The world froze as a small group of people huddled around the back of the car leaning on each other for support. You couldn’t tell where one ended and the other began, and you got the feeling that each wouldn’t be able to support him/herself alone.

Cars didn’t pass by on the seawall, lights on top of emergency vehicles flashed and emergency workers stood a respectful distance back and showed no sign of having something more important to go to.

It was a significant moment that altered the course of several lives. It was a moment frozen in time that seemed to be too short and to stretch into eternity.

Stories within stories.

It seems like all anyone was talking about around town that week several years ago was the terrible wreck on the seawall that resulted in the tragic death of a man from Michigan. The Daily News did an excellent job of describing the event, but there was another story beneath the story.

I was on my way into work a little after 7 a.m. and happened to be only a couple of blocks away when the call went out on the radio about the wreck. When I got there, it took a moment to take it all in and figure out what had happened and how many people were involved.

One man lay wounded on the seawall with his head cradled in another’s lap. Another lay in the rocks on the beach, not breathing. A smoking, battered truck was mangled and wedged between rocks on one side and was halfway up the seawall on the other. A man was trapped inside screaming.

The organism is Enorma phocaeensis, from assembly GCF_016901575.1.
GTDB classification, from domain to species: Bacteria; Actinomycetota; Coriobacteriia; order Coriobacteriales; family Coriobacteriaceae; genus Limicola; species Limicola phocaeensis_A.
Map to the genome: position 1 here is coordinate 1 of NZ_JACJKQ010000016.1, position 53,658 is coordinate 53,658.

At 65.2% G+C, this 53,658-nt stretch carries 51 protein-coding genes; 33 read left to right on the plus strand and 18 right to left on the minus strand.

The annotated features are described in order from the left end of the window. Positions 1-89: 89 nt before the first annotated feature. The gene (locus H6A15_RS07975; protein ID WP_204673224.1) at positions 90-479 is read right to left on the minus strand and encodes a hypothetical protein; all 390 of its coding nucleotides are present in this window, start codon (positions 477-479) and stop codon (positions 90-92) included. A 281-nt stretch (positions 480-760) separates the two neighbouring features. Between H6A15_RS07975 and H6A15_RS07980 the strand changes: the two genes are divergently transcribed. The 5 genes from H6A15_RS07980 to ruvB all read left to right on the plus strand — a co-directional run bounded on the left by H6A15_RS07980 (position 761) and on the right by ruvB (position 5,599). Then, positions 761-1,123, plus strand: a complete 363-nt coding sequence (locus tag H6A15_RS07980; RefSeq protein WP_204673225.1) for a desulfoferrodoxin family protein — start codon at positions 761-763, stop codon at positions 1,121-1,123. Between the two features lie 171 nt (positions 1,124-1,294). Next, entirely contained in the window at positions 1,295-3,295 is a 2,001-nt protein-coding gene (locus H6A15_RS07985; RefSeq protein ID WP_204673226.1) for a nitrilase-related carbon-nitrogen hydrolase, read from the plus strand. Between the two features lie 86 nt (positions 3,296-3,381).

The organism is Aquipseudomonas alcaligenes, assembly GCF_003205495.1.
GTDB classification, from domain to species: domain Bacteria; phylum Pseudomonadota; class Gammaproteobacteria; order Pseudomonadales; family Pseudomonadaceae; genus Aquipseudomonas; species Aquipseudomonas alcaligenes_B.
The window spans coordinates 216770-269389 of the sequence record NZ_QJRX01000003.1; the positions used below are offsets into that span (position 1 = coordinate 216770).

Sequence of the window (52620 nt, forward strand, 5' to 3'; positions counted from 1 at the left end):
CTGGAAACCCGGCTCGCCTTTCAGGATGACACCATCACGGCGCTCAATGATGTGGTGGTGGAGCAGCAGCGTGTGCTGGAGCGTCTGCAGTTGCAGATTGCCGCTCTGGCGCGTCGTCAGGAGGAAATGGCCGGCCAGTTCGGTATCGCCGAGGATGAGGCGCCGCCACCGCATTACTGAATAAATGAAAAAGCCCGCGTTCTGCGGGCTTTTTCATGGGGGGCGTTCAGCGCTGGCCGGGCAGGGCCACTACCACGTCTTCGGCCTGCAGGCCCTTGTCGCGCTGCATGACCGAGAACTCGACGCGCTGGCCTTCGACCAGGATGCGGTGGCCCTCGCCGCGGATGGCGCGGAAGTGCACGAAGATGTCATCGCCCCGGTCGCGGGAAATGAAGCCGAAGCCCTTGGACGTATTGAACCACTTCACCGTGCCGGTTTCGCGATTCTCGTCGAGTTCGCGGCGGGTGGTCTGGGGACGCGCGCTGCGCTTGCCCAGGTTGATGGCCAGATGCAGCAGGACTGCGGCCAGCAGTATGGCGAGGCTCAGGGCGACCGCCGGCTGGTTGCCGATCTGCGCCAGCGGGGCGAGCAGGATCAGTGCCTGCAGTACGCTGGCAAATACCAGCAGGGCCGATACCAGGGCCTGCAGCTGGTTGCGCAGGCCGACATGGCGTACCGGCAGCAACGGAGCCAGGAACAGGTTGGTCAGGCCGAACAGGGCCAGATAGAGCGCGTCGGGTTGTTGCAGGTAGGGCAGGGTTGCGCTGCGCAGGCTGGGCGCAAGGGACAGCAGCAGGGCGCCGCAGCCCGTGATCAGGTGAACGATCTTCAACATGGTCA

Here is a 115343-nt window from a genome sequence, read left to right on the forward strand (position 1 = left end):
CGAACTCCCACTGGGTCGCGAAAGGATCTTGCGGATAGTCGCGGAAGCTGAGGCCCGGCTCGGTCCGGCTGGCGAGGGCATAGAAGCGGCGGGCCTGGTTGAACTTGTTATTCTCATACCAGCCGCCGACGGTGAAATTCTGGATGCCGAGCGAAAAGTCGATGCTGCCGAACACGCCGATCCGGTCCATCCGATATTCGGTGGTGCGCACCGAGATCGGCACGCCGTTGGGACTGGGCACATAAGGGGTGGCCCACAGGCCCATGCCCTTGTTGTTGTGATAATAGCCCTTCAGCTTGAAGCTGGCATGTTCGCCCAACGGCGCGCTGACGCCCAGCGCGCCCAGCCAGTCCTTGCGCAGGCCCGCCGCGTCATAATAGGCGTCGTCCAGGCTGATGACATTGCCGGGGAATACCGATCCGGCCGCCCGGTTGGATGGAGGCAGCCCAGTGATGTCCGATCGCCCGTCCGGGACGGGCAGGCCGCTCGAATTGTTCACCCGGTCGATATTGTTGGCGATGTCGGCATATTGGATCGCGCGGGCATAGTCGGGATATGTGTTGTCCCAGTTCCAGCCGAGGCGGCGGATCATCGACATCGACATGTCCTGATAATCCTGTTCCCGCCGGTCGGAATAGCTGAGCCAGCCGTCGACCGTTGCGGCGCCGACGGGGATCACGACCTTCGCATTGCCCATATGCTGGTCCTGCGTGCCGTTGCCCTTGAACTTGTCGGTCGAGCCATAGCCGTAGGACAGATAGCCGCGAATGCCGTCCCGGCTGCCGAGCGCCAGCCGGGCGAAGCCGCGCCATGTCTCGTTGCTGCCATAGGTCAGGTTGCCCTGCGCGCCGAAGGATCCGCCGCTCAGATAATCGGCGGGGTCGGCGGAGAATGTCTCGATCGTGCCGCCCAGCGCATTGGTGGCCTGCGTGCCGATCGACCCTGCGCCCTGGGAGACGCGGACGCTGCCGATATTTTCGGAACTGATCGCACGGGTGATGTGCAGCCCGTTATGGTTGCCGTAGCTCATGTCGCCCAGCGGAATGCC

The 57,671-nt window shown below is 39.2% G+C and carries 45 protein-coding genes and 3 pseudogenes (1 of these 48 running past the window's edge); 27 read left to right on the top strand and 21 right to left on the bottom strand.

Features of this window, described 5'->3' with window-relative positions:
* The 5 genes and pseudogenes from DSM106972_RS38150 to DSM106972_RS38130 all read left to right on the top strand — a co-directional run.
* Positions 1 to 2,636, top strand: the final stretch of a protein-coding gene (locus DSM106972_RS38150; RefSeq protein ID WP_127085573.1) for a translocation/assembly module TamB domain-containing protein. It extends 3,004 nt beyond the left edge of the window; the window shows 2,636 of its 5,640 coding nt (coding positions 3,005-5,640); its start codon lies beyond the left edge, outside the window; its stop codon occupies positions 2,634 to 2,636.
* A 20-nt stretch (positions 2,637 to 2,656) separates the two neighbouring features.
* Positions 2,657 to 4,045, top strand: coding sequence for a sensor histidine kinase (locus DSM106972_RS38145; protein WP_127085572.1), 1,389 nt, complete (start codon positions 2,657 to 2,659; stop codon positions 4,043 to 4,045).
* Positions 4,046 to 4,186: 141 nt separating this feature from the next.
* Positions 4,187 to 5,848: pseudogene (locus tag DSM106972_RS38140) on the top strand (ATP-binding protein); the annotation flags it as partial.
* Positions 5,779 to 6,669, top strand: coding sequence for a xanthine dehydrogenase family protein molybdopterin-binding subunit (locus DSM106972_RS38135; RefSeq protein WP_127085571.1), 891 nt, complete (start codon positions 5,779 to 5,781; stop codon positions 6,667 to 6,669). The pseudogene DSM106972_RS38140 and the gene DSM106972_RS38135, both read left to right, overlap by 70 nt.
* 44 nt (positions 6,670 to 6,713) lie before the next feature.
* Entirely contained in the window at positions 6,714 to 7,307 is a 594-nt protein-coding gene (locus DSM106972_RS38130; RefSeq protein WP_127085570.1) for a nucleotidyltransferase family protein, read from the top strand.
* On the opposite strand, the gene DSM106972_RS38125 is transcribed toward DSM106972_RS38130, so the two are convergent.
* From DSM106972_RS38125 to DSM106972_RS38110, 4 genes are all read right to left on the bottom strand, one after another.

It was terrible.

As other emergency responders arrived and we went to work sorting it out, we noticed two women and two children just down the beach. They didn’t realize it yet, but they had each just lost a father, husband or grandfather.

Some of the most real moments we face are when life comes into or leaves this world. There are those that aren’t afraid to face these moments and reach across barriers to touch another life when it’s most difficult and most needed. Battalion Chief Gary Staudt of the Galveston Fire Department intuitively knew there was no greater priority and reached through the normal psychological barriers and offered support without reservation.

David Mitchell, Sheila Savage, Marilyn Schwartz and Ted Hanley, of the Jesse Tree Survivor Support Network, discreetly brought a tent, food, drinks and support for what ended up being about 10 relatives that had come to Galveston together. Randy Burrows, from the medical examiner’s office, stretched protocol to allow the family to do the last rites before the body was taken to the morgue.

There were others with the local police, fire, EMS and outside agencies called in to help that also reached out to the family as they performed their duties.

A terrible and beautiful moment frozen in time. A story within a story. A time to show what it is to be human.

Peter Davis is chief of the Galveston Island Beach Patrol. The views in this column are Davis’ and do not necessarily represent those of the Beach Patrol, Galveston Park Board of Trustees or any other entity.

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(1) comment

C. Patterson

Touching and moving piece!

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